Ralph Waldo Emerson wisely cautioned against rigid ideologies by saying "A foolish consistency is the hobgoblin of little minds." And so, state lawmakers can be excused for certain inconsistencies.
But one keeps popping up year after year in ways that deserve some explanation.
Quite simply, it is that Utah lawmakers, who react harshly when Washington sends down edicts that infringe on their own decision-making, think nothing of interfering regularly with the decision-making of cities, counties, school districts and other lesser agencies.
This year, lawmakers passed a controversial bill that removes them and the governor from direct oversight over property owned by EnergySolutions in Tooele County. The idea, one presumes, is that it makes little sense for politicians to micromanage something that can be handled competently by state regulators.
And yet, in the same session they voted to overrule the Salt Lake County mayor, who had set up a process to carefully study a proposal to use a share of the county's hotel taxes to help fund a professional soccer stadium. After a lengthy process that resulted in a negative recommendation from an independent analyst and a county panel, the mayor decided to reject the plan. Part of his job, after all, is to operate as a steward over county funds. Lawmakers and the governor decided it was time to stomp on that stewardship and micromanage those funds, instead.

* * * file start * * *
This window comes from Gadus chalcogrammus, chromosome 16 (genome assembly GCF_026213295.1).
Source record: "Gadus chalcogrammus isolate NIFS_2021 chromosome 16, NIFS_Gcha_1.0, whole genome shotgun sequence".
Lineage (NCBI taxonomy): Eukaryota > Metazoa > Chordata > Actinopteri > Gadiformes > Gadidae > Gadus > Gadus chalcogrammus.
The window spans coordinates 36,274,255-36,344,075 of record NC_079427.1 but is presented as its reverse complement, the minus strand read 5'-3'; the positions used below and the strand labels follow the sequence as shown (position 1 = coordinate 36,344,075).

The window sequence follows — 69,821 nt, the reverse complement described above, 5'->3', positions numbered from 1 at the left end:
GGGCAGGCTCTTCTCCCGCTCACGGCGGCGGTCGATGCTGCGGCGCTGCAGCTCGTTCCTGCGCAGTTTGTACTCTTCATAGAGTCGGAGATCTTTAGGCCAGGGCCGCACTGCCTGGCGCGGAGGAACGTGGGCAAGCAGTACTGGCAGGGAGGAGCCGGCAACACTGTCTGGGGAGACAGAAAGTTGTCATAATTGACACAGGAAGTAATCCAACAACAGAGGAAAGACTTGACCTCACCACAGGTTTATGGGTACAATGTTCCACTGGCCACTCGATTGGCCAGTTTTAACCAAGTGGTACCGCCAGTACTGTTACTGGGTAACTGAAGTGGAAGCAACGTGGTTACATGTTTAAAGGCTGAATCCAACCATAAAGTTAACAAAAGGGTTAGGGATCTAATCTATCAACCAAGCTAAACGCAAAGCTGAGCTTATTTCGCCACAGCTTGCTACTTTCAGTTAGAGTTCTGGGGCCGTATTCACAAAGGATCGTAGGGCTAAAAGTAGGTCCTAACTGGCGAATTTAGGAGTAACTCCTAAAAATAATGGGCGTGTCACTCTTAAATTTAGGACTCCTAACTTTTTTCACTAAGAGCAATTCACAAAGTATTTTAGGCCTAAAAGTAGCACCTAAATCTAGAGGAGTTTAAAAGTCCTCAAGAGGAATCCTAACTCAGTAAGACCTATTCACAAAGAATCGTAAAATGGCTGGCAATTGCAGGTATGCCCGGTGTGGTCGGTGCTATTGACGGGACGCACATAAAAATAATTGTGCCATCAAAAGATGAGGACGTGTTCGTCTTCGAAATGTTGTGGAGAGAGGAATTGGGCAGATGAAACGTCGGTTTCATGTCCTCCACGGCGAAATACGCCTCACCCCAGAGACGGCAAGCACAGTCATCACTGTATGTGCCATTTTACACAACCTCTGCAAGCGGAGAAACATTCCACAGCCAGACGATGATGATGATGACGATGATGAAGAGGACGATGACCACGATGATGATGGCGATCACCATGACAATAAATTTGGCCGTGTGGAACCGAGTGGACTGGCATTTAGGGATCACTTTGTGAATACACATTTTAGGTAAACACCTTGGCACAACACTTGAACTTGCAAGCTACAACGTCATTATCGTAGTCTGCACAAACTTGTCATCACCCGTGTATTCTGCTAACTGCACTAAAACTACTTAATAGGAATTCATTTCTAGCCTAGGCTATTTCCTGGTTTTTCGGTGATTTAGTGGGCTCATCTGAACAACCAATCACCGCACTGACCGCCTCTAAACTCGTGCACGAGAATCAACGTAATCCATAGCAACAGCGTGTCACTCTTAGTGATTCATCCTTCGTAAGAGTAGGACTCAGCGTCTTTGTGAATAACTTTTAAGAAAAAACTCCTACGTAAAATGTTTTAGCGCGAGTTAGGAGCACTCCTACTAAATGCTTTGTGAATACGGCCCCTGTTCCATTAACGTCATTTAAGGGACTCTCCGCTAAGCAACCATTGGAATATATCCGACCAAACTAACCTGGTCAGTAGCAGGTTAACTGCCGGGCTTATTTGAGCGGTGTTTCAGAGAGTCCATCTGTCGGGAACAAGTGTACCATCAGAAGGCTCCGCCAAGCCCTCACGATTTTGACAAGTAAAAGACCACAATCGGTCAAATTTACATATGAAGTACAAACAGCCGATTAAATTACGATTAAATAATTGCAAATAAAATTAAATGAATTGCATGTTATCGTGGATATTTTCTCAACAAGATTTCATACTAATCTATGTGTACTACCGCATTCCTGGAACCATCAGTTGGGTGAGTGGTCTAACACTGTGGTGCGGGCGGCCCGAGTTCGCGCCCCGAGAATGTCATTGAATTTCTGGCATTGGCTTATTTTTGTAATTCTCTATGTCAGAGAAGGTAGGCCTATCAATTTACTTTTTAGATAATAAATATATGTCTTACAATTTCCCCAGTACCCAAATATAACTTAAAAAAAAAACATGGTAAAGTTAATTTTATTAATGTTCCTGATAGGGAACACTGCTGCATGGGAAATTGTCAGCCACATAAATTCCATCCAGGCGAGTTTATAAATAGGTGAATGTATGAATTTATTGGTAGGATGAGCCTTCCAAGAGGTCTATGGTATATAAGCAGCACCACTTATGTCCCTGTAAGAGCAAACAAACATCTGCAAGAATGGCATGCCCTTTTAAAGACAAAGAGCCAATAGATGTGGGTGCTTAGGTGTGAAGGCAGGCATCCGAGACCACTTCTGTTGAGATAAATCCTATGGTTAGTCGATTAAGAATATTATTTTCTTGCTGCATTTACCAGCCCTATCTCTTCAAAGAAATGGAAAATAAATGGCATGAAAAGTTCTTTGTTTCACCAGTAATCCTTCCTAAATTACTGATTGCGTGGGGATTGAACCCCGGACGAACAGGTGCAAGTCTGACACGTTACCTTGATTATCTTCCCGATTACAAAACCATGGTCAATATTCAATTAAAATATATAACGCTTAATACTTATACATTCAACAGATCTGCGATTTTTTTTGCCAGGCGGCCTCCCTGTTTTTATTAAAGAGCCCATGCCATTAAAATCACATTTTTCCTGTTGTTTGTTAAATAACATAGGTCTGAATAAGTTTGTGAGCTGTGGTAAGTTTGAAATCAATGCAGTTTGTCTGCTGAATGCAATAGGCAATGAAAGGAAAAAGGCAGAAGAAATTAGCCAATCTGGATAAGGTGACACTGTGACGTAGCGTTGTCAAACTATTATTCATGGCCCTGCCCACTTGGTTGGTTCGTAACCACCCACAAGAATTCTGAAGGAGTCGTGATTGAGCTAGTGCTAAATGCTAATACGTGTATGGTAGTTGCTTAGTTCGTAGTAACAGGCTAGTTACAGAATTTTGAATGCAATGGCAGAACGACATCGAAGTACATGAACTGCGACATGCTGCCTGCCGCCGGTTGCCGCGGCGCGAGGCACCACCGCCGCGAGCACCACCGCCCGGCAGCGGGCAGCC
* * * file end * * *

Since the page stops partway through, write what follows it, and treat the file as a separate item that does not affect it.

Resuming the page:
That was one example. Another was a bill that passed, prohibiting cities from changing their form of government until a task force can study the issue. Specifically, it "prohibits the establishment of a manager form of municipal government until May 5, 2008." Traditionally, the residents of a city decide which form of government to use, selecting from a list of choices allowed by state law.
Another bill that didn't pass would have used state law to intervene in an annexation battle between Salt Lake City and North Salt Lake, which is wending its way through courts. In past years, lawmakers have micromanaged public school curricula.
An analyst for the Utah League of Cities and Towns told this newspaper that lawmakers seem more and more interested in very specific local issues. By doing so, they become de facto city council members or county mayors. They also remove the public one large step from the people who serve closest to them.
We understand that cities, counties, school districts and others were created by state law and that lawmakers write those laws. We don't wish to entertain hobgoblins. But it would seem prudent to let local governments run themselves unless an overriding public purpose argues otherwise. Frankly, such a purpose presents itself only rarely.